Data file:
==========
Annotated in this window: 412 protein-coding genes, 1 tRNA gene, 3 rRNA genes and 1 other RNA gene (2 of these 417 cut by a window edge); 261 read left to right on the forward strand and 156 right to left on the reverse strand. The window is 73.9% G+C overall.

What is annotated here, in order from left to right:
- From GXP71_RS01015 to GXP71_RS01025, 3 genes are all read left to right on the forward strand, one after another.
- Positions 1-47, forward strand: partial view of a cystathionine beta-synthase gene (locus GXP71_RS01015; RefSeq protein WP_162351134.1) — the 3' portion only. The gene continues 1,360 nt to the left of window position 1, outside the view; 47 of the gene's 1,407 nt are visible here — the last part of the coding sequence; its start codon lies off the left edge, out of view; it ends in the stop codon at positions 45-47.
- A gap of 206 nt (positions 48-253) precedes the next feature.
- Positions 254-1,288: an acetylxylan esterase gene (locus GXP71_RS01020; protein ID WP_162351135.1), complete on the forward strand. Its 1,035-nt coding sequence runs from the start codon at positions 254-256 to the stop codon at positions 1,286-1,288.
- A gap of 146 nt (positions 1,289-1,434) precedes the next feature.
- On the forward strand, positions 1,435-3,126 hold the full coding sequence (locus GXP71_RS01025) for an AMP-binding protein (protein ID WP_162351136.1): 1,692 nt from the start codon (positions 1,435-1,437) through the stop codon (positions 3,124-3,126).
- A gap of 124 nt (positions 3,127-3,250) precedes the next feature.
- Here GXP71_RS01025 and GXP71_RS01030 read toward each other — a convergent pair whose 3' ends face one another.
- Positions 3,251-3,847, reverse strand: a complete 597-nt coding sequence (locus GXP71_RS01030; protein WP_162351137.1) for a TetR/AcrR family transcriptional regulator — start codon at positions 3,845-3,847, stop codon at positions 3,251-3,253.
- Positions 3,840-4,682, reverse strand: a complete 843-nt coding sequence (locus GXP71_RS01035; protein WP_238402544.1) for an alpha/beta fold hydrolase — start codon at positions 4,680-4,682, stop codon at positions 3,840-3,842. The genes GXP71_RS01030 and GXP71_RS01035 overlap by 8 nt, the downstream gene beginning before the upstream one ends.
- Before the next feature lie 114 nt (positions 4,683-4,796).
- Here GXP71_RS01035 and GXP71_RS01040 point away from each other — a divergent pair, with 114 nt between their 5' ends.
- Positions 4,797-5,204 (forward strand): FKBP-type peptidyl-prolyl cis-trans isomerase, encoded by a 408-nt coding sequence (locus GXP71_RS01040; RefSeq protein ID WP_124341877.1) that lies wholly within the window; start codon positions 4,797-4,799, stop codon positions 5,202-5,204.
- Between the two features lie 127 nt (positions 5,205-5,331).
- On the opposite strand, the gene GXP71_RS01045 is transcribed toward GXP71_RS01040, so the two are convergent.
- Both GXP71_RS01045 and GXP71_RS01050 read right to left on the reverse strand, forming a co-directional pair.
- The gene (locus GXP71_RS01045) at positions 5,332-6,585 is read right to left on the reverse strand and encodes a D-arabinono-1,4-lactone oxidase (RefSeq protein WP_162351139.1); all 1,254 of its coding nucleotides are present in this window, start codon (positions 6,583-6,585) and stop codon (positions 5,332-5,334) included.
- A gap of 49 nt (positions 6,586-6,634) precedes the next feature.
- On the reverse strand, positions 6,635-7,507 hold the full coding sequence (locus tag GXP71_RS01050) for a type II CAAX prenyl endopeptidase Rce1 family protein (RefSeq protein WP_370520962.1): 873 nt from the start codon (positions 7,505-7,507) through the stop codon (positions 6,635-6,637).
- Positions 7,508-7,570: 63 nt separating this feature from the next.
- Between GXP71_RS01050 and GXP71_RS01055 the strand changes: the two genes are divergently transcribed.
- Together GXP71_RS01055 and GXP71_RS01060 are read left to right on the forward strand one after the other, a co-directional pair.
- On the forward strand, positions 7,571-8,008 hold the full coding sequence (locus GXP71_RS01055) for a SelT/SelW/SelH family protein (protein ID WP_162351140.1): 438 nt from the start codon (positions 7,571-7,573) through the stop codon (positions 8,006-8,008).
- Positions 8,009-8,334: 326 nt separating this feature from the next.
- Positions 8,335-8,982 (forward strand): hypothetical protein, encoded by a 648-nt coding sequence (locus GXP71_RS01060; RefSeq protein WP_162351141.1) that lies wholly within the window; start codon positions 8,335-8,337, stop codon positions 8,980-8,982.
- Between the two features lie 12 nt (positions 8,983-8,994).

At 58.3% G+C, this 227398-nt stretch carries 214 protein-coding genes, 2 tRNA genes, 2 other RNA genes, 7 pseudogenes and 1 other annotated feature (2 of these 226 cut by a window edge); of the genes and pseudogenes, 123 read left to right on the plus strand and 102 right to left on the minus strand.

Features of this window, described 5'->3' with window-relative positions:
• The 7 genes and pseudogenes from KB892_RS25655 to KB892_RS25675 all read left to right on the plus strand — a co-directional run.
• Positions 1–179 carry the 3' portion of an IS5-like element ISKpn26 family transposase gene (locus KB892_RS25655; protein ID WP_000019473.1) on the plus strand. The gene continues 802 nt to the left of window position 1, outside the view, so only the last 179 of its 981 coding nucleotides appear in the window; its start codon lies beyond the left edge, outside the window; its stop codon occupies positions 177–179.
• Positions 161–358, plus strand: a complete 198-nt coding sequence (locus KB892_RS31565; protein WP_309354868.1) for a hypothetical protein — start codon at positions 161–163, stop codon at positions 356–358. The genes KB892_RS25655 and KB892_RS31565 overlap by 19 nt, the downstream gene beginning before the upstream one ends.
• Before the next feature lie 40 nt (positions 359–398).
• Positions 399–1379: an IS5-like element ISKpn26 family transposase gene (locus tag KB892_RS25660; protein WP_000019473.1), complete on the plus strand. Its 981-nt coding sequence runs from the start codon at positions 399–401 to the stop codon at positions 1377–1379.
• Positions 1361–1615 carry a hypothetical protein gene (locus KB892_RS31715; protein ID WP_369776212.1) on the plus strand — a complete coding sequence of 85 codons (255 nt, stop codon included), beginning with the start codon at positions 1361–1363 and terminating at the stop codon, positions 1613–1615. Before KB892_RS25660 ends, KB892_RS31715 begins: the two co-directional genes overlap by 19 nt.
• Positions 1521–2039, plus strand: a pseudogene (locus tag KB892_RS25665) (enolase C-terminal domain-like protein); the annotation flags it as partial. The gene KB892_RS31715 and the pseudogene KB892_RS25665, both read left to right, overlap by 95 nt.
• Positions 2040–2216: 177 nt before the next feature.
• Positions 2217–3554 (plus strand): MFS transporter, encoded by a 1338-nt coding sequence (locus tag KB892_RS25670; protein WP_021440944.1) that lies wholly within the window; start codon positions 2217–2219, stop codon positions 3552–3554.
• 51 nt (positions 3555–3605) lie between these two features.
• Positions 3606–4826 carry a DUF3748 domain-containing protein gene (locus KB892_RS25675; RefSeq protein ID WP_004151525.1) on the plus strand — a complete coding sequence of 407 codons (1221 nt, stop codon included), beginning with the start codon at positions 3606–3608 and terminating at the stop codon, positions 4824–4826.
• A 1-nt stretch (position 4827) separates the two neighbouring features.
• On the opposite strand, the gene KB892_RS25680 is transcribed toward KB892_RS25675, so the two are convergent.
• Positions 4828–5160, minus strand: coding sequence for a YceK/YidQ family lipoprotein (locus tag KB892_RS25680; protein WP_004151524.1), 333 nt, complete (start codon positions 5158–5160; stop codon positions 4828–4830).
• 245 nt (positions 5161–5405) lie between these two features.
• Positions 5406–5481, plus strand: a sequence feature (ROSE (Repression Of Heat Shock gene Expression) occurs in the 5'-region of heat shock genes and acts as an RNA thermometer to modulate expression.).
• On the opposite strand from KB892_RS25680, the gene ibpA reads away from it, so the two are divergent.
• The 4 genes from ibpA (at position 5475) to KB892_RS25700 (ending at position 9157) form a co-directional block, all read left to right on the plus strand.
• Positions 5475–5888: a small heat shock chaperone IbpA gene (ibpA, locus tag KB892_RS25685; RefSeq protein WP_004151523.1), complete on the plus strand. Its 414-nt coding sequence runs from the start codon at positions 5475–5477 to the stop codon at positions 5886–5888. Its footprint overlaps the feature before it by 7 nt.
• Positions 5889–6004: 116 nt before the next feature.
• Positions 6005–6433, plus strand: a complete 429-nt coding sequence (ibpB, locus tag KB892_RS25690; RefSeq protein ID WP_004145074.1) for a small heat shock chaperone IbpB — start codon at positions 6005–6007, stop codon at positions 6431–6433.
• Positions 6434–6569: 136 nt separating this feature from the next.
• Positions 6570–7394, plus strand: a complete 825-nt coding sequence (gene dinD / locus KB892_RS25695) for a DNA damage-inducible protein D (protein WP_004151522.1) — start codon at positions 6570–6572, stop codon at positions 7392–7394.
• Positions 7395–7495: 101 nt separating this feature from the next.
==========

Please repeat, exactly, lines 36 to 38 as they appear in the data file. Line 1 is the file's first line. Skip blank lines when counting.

• Positions 1361–1615 carry a hypothetical protein gene (locus KB892_RS31715; protein ID WP_369776212.1) on the plus strand — a complete coding sequence of 85 codons (255 nt, stop codon included), beginning with the start codon at positions 1361–1363 and terminating at the stop codon, positions 1613–1615. Before KB892_RS25660 ends, KB892_RS31715 begins: the two co-directional genes overlap by 19 nt.
• Positions 1521–2039, plus strand: a pseudogene (locus tag KB892_RS25665) (enolase C-terminal domain-like protein); the annotation flags it as partial. The gene KB892_RS31715 and the pseudogene KB892_RS25665, both read left to right, overlap by 95 nt.
• Positions 2040–2216: 177 nt before the next feature.